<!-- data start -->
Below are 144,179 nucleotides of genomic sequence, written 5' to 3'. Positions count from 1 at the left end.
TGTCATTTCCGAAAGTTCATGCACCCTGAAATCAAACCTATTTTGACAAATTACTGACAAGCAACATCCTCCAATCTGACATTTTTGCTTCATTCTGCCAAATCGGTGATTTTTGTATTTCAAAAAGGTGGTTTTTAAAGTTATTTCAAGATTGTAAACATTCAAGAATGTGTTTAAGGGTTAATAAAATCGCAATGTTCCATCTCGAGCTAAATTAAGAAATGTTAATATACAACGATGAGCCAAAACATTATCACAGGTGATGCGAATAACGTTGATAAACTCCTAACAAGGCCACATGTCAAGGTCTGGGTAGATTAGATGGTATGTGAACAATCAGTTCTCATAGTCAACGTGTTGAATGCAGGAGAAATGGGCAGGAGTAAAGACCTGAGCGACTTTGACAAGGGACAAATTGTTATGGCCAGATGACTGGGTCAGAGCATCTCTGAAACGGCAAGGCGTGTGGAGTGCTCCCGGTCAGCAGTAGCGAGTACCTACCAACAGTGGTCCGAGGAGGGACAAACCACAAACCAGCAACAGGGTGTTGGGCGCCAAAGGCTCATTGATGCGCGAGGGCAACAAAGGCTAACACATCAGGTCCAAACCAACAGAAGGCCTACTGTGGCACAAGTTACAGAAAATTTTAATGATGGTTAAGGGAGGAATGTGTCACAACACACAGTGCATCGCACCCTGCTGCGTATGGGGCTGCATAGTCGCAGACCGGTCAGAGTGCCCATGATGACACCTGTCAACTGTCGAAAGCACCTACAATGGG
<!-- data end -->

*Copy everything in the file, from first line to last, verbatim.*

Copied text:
Below are 144,179 nucleotides of genomic sequence, written 5' to 3'. Positions count from 1 at the left end.
TGTCATTTCCGAAAGTTCATGCACCCTGAAATCAAACCTATTTTGACAAATTACTGACAAGCAACATCCTCCAATCTGACATTTTTGCTTCATTCTGCCAAATCGGTGATTTTTGTATTTCAAAAAGGTGGTTTTTAAAGTTATTTCAAGATTGTAAACATTCAAGAATGTGTTTAAGGGTTAATAAAATCGCAATGTTCCATCTCGAGCTAAATTAAGAAATGTTAATATACAACGATGAGCCAAAACATTATCACAGGTGATGCGAATAACGTTGATAAACTCCTAACAAGGCCACATGTCAAGGTCTGGGTAGATTAGATGGTATGTGAACAATCAGTTCTCATAGTCAACGTGTTGAATGCAGGAGAAATGGGCAGGAGTAAAGACCTGAGCGACTTTGACAAGGGACAAATTGTTATGGCCAGATGACTGGGTCAGAGCATCTCTGAAACGGCAAGGCGTGTGGAGTGCTCCCGGTCAGCAGTAGCGAGTACCTACCAACAGTGGTCCGAGGAGGGACAAACCACAAACCAGCAACAGGGTGTTGGGCGCCAAAGGCTCATTGATGCGCGAGGGCAACAAAGGCTAACACATCAGGTCCAAACCAACAGAAGGCCTACTGTGGCACAAGTTACAGAAAATTTTAATGATGGTTAAGGGAGGAATGTGTCACAACACACAGTGCATCGCACCCTGCTGCGTATGGGGCTGCATAGTCGCAGACCGGTCAGAGTGCCCATGATGACACCTGTCAACTGTCGAAAGCACCTACAATGGG